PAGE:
- Cumulative distribution (Eqn. 2a), and

Reliability (aka Survival Probability) (Eqn. 2b) - Failure Rate (Eqn. 3)

Where:

** β** (beta) is the “shape” parameter,

*(eta) is the “scale” parameter, and*

**η***is the working age of the item or failure mode being modeled.*

**t****is the Cumulative Distribution Function (CDF). It is the probability of failure in the period prior to age**

*F(t)**t*.

**the Reliability or Survival Function is the probability of the item**

*R(t)**surviving*to age

*t*. It is the complement of F(t)

*is the Hazard or Failure Rate function and*

**h(t)***is the Probability Density function*

*f(t)*

**.**One can convert algebraically from one to another of the above three forms of the Weibull relationship. For example, h(t)=f(t)/R(t).^{[7]}

Then we need only determine (estimate from historical data) values for the parameters β and η in order to plot the age reliability relationships of, for example, Figure 1. These graphs help us understand the age based failure behavior of items and failure modes of interest. Weibull developed a graphical method for estimating the values of the parameters β and η from a set of historical failure data. Today we do not need to use Weibull’s *graphical* estimation methods. Computerized numerical algorithms based on the Weibull model will estimate the values of β and η and plot the required graphs.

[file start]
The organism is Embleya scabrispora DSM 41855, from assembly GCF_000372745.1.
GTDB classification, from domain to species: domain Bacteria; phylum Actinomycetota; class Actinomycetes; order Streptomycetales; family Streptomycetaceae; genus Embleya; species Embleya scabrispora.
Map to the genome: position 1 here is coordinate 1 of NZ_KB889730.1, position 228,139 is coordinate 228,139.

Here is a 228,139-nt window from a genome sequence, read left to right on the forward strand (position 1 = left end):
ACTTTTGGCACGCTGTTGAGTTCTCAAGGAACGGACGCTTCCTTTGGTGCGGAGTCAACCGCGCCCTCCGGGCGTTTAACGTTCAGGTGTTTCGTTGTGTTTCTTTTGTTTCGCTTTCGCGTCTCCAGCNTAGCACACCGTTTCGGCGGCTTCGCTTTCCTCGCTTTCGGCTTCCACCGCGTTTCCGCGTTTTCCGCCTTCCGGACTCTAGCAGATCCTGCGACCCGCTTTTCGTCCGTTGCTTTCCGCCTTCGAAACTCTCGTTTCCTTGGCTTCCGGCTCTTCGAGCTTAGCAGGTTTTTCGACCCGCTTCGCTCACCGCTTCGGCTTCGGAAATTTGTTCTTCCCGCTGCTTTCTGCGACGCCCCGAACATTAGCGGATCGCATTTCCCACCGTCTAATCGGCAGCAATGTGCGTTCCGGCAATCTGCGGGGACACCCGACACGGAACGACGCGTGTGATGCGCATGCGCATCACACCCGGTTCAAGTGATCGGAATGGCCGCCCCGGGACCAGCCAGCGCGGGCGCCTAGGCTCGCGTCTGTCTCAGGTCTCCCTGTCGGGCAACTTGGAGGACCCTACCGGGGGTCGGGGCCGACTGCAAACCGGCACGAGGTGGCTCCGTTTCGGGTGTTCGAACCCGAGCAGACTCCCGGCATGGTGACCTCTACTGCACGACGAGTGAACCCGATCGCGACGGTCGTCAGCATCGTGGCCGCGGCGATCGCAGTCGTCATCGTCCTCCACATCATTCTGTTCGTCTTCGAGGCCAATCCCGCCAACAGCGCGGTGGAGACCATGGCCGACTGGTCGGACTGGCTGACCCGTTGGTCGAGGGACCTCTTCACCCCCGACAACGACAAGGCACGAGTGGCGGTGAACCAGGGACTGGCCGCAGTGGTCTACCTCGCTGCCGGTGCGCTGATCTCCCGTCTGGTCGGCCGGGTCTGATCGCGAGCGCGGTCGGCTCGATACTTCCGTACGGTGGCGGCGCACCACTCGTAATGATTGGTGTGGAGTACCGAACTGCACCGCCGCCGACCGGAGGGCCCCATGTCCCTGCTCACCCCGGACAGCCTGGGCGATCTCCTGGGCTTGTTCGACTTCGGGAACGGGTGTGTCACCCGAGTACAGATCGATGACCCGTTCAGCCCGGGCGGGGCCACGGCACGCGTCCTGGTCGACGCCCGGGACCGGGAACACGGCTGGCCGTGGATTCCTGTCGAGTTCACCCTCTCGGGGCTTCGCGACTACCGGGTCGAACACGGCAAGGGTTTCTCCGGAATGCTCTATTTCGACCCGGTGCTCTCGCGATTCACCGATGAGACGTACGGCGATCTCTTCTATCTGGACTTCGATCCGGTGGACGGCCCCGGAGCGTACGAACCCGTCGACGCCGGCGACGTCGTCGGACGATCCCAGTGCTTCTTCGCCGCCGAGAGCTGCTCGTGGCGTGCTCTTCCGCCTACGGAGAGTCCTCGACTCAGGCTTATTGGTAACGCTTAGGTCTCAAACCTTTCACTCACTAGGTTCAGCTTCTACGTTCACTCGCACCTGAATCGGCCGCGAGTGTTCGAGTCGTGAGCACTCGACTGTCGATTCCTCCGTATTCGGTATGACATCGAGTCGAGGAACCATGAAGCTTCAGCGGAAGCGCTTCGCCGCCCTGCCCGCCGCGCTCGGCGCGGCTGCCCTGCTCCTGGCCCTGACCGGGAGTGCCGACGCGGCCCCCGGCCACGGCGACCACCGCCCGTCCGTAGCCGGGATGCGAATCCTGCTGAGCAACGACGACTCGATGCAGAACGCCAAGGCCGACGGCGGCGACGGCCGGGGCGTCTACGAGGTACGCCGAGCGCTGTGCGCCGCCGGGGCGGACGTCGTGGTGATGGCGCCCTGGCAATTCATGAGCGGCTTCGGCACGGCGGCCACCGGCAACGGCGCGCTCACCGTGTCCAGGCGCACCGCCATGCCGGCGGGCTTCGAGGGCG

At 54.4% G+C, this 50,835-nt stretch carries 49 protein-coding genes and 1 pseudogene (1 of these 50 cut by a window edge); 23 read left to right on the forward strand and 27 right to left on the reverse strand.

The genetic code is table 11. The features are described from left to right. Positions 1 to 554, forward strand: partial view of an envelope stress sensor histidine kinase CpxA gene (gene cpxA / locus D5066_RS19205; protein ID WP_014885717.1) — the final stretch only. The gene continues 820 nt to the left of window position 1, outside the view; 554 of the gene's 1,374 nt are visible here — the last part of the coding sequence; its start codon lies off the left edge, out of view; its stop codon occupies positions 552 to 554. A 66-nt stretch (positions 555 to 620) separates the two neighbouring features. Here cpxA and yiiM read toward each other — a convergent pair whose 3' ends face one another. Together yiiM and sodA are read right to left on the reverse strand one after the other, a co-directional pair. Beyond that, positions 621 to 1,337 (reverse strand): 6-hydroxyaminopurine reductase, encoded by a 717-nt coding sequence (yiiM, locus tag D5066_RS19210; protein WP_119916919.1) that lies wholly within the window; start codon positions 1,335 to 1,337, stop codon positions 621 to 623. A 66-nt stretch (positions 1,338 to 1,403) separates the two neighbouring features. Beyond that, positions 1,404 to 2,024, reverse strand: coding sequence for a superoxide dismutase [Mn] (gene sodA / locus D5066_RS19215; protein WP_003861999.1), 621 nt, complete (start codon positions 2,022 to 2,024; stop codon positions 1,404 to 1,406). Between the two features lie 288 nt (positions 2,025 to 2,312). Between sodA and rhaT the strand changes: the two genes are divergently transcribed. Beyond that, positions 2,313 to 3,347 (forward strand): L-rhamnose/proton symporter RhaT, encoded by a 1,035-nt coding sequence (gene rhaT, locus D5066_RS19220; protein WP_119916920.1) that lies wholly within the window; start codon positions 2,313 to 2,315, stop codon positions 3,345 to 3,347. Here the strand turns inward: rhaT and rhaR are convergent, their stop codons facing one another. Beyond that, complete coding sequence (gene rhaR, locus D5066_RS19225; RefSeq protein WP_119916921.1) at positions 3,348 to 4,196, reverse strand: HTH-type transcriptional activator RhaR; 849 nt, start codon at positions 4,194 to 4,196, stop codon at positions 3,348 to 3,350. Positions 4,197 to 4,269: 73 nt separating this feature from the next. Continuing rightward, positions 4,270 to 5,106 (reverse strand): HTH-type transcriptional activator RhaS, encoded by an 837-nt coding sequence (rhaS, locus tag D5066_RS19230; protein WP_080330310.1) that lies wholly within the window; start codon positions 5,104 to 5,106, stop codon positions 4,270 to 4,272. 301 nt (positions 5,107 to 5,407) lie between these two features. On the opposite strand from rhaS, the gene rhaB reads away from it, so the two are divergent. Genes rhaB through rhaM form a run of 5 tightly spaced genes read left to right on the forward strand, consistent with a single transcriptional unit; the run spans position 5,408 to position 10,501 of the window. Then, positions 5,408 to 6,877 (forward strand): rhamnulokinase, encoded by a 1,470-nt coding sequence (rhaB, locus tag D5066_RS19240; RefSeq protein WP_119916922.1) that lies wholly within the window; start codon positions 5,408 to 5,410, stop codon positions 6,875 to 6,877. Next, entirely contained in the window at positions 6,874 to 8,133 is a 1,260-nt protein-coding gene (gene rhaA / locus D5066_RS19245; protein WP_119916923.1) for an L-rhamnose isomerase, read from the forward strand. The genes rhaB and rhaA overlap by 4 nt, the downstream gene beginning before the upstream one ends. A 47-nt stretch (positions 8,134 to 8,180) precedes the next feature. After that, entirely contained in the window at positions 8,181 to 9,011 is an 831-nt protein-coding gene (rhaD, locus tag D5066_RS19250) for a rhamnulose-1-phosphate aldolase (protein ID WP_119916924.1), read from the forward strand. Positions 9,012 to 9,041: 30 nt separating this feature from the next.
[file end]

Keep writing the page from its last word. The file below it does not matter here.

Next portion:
## Example

For example, assume we have the following identical^{[8]} items, A, B, C, D, and E and the ages at which they failed.

Table 1: | ||
---|---|---|

Item | Failure age | Order^{[9]} |

A | 67 weeks | 1 |

B | 120 weeks | 2 |

C | 130 weeks | 3 |

D | 220 weeks | 4 |

E | 290 weeks | 5 |

The Weibull method for finding the parameters β and η in Equation 2, starts with a sample of life cycles whose values of F(t) at each of the failure ages 67, 120, 130, 220 and 290 weeks are known. That is, the Weibull method requires that we start by inserting reasonable values for the fraction of the population failing prior to the time t of each observation. That fraction will approximate the cumulative failure probability F(t)) at each of the five failure ages t.

## Need for a better CDF estimate

We cannot simply assume that the value of the Cumulative Distribution Function *F(t)* is the percentage failed at time 120 weeks, i.e. 2/5, because that would imply that the cumulative failure probability (CDF) at 290 weeks, is 100%. Such a small sample size does not justify such a blanket, definitive statement.

To explain this more clearly, let’s extend the use of the simple fraction to the absurd, by considering a sample size of 1. We would not expect the age of this single failure to represent the age by which 100% of items in the sample’s underlying population would fail. It would certainly be more realistic to regard this single failure age as representing the age by which 50% of the underlying population would fail.

Therefore we need a better way of estimating the CDF, particularly for small samples of lifetimes, in order to apply it to the numerical Weibull solution for plotting the age-reliability relationship. The most popular approach to estimating the CDF from failure data is known as the median rank.^{[10]} A formula, known as “Benard’s probability estimator”, provides an estimate for median rank for small populations, and is given in Equation 4.

### Benard’s probability estimator

(Eqn. 4)

Where:

i=the sequential order number of the failure; and

N=the size of the sample (number of life cycles)

CDF estimate=the Cumulative Distribution Function estimate, or Median Rank